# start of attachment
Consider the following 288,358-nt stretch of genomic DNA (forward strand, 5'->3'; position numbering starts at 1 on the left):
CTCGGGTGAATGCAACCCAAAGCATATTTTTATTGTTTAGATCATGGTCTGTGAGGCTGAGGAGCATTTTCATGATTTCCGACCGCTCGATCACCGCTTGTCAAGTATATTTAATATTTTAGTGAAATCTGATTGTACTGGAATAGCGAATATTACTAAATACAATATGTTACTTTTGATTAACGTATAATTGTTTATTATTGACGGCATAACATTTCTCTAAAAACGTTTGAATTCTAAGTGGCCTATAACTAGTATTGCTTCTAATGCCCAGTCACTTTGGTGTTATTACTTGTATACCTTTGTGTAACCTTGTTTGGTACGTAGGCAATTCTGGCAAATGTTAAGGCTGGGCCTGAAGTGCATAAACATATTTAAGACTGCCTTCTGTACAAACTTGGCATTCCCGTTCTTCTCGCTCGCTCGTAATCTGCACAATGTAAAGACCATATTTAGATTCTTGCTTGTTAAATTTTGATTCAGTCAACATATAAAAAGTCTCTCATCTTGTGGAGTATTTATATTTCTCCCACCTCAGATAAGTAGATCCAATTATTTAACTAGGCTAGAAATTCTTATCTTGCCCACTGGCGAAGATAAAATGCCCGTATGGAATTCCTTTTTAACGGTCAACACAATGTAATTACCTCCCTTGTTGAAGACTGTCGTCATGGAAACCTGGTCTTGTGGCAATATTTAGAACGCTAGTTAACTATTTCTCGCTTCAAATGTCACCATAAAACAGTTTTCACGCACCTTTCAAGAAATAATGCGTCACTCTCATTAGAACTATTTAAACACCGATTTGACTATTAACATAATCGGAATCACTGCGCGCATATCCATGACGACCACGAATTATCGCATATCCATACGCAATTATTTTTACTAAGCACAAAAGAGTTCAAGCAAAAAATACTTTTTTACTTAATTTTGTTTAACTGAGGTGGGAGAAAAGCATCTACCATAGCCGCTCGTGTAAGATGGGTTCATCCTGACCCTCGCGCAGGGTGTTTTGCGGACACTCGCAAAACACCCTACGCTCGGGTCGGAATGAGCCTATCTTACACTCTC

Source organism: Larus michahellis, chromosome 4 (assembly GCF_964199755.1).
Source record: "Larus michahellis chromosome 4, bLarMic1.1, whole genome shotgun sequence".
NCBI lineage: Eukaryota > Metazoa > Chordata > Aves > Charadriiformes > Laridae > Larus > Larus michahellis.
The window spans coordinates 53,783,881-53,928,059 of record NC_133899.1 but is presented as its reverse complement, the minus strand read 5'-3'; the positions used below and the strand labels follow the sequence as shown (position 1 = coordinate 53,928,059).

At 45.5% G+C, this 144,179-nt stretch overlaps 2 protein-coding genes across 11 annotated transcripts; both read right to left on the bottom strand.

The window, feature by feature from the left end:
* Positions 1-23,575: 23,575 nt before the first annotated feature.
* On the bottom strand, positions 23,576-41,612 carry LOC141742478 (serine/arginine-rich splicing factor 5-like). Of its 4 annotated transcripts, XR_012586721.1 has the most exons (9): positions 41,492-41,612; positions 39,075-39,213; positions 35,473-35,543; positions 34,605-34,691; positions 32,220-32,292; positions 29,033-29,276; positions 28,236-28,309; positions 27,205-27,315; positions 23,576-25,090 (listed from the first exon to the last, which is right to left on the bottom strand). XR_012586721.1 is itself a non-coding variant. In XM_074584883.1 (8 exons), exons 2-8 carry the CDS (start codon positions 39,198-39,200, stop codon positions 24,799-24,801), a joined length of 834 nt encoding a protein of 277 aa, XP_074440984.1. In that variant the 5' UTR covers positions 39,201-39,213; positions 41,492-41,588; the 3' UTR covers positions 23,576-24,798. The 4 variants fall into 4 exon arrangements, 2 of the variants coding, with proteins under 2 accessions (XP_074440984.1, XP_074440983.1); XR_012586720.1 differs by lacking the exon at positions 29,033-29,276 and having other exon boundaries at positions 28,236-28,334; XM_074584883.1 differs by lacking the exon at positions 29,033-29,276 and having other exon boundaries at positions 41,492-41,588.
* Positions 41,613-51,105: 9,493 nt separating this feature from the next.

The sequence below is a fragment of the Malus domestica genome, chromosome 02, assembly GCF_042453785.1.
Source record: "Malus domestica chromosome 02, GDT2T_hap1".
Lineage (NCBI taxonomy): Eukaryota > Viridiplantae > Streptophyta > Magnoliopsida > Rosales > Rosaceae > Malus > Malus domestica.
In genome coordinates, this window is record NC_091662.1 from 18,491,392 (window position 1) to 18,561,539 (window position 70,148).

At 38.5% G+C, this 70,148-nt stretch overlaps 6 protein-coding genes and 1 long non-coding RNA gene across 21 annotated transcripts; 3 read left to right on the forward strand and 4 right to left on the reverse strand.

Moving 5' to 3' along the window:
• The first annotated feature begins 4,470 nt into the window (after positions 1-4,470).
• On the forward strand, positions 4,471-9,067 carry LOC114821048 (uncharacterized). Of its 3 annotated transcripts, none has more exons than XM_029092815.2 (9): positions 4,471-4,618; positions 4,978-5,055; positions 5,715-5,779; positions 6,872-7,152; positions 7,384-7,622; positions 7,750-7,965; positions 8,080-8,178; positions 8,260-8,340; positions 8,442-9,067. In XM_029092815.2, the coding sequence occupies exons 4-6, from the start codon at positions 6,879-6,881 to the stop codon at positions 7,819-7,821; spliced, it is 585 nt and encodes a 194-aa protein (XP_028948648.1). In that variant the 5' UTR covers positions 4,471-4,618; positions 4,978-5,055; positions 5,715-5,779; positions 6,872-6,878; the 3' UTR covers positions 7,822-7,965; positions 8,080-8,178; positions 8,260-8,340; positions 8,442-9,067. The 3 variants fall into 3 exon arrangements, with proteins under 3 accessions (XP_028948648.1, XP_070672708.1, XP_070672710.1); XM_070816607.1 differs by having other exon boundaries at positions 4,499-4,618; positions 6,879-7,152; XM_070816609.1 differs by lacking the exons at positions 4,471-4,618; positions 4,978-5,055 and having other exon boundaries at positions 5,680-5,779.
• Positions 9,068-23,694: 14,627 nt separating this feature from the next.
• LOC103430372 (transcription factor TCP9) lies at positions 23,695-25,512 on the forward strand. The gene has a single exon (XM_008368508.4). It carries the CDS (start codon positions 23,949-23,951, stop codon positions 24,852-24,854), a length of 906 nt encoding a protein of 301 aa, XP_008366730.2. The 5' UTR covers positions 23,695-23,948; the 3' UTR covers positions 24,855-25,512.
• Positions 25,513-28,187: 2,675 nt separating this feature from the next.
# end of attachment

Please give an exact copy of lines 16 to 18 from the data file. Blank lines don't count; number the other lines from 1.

At 38.5% G+C, this 70,148-nt stretch overlaps 6 protein-coding genes and 1 long non-coding RNA gene across 21 annotated transcripts; 3 read left to right on the forward strand and 4 right to left on the reverse strand.

Moving 5' to 3' along the window:
• The first annotated feature begins 4,470 nt into the window (after positions 1-4,470).